ProdiGene and Sigma Chemical Co., St. Louis, Missouri, began marketing avidin produced in maize in 1997. At about the same time, the Kansas research group began evaluating avidin maize for host plant resistance to stored-product insect pests. When present in maize at levels of ~100 ppm, avidin was toxic to and prevented development of many internally and externally feeding insect pests that damage grains during storage, including the rice weevil, lesser grain borer, Angoumois grain moth, warehouse beetle, sawtoothed grain beetle, flat grain beetle, red and confused flour beetles, Indianmeal moth, and Mediterranean flour moth. Other species reported to be susceptible to avidin toxicity include the house fly, hide beetle, fruit fly, olive fruit fly, flour mite, tobacco hornworm, tobacco budworm, black cutworm, sunflower moth, beet armyworm, and cotton bollworm. The only species tested to date that was not susceptible to avidin toxicity was the larger grain borer. This species is occasionally found in southern Texas but is not a significant pest in the US. It has been a pest, however, in Mexico, Central America, northern South America, and Africa. How the larger grain borer tolerates high levels of avidin is unknown but the question will be addressed in a future study. The existence of an avidin-tolerant species, however, may indicate the possibility of the development of insect resistance to avidin if resistance management is not conducted properly. Nevertheless, avidin acted as a biopesticide in transgenic maize with a specific toxicity comparable to Bt toxins, and the spectrum of activity of the former protein was much broader than the latter.
Because expression of avidin in maize was under the control of the ubiquitin promoter, expression of the protein in the anthers occurred, which caused male sterility and non-uniform protein expression. About half of the individual kernels had inadequate insect resistance because those kernels contained little or no avidin. That result led us to develop a nondestructive method, utilizing near infrared spectroscopy, to screen for avidin content and separate low- from high-avidin kernels prior to conducting bioassays of intact kernels. A future goal is to increase the proportion of avidin-containing, insect-resistant kernels by performing a new transformation event using promoters designed to avoid expression in the anthers and to yield kernels containing a more uniform and effective level of avidin.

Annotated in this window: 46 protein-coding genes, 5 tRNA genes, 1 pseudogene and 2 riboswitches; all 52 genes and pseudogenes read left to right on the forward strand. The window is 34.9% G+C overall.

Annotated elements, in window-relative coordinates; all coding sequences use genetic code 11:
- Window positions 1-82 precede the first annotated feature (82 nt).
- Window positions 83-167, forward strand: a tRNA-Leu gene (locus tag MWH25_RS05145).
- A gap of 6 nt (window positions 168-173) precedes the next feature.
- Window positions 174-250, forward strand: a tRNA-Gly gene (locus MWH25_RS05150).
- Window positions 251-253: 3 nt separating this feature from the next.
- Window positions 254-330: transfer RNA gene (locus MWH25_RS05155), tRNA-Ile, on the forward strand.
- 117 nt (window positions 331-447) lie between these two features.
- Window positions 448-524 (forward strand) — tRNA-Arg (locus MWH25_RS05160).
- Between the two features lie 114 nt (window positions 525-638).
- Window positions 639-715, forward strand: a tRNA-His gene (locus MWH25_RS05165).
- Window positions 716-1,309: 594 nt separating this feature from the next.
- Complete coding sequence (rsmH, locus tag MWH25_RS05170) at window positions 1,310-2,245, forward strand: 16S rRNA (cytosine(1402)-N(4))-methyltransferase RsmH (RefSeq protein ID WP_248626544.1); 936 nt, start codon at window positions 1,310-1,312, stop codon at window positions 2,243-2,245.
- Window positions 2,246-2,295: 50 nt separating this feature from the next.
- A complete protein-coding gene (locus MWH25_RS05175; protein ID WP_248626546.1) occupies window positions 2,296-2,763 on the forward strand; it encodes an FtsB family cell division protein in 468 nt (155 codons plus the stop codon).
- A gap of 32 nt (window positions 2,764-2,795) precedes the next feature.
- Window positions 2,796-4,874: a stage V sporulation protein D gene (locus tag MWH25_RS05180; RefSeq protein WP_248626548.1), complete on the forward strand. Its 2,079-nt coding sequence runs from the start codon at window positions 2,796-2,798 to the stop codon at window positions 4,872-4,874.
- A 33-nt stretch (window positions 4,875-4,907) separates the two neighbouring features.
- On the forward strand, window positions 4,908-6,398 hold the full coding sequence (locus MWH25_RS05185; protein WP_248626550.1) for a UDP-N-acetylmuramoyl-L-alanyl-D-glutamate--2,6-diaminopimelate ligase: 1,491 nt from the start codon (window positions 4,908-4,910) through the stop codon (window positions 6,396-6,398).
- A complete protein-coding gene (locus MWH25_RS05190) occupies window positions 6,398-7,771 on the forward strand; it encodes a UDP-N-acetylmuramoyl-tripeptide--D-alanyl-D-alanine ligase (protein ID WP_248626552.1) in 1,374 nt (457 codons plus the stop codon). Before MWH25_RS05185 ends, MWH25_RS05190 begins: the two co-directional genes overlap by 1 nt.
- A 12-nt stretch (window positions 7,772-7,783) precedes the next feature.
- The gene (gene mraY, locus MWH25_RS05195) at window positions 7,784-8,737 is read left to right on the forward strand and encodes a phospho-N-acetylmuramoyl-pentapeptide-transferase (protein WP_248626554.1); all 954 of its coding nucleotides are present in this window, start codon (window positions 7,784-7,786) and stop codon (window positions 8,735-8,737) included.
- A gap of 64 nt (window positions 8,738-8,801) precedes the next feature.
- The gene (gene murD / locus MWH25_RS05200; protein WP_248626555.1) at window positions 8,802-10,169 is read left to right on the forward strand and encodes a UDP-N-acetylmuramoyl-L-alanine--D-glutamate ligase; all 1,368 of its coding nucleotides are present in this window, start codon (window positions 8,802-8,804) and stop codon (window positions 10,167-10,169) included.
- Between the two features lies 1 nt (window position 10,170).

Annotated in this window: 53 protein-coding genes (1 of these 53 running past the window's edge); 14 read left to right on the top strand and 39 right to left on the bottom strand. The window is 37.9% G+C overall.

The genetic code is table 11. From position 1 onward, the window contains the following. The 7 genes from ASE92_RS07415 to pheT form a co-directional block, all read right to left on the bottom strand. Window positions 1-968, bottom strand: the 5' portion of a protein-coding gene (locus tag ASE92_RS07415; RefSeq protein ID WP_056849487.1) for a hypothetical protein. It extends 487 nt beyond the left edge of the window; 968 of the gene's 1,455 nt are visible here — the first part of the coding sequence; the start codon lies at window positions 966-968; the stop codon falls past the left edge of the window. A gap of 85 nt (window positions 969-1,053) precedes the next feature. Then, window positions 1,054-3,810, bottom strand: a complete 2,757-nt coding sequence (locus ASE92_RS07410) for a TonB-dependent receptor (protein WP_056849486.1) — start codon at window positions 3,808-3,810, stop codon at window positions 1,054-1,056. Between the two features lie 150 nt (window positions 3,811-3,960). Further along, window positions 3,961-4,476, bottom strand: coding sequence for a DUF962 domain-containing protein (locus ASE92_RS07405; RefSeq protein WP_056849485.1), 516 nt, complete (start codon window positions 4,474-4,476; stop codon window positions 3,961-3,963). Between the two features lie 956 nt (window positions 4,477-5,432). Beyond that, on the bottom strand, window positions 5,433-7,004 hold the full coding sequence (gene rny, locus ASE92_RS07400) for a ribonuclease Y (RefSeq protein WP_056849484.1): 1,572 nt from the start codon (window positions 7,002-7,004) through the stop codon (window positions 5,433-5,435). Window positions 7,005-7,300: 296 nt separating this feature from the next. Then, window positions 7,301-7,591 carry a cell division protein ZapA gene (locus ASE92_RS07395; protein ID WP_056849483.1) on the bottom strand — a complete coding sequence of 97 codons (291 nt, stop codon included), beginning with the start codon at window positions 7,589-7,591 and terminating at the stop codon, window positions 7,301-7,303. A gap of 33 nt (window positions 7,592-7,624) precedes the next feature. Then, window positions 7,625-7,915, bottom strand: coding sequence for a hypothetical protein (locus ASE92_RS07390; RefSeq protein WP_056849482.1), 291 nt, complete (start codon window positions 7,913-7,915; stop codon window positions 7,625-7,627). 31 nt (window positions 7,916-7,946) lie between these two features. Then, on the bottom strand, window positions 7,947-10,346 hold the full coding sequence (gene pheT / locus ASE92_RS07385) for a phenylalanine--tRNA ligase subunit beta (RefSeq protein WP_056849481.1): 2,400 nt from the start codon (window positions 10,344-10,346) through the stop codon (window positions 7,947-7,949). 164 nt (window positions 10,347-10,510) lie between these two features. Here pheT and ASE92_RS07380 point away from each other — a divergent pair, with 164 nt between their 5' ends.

Avidin maize was demonstrated to have excellent resistance to storage insect pests after the kernels were ground into a meal, because an average concentration of ~100 ppm avidin in the meal was sufficient for protection, a level substantially lower than that present in chicken egg white. Humans can suffer "egg white injury" but only after consuming exceedingly large quantities of avidin, such as eating a couple dozen raw eggs a day for several months. Avidin maize was not toxic to mice when administered as the sole component of their diet for three weeks.
Following a thorough and satisfactory safety risk assessment of avidin corn, its utilization as a food or feed grain would be an exciting development that could impact on post-harvest losses caused by stored-product insect pests. Avidin maize might be processed to include supplementation with biotin or by treatment with heat. The latter process would denature the avidin as well as the avidin-biotin complex and release most of the biotin for use by the consumer. Another use of avidin maize could be as an insect-resistant background host plant germplasm for farming of other valuable bio-pharmaceutical or industrial proteins. Whatever utilization does occur, avidin maize is at least a proof of concept for the efficacy of a common human food protein as a biopesticide in transgenic plants.
Karl J. Kramer
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Last Updated on 8/5/00
By Karen Lutz Benbrook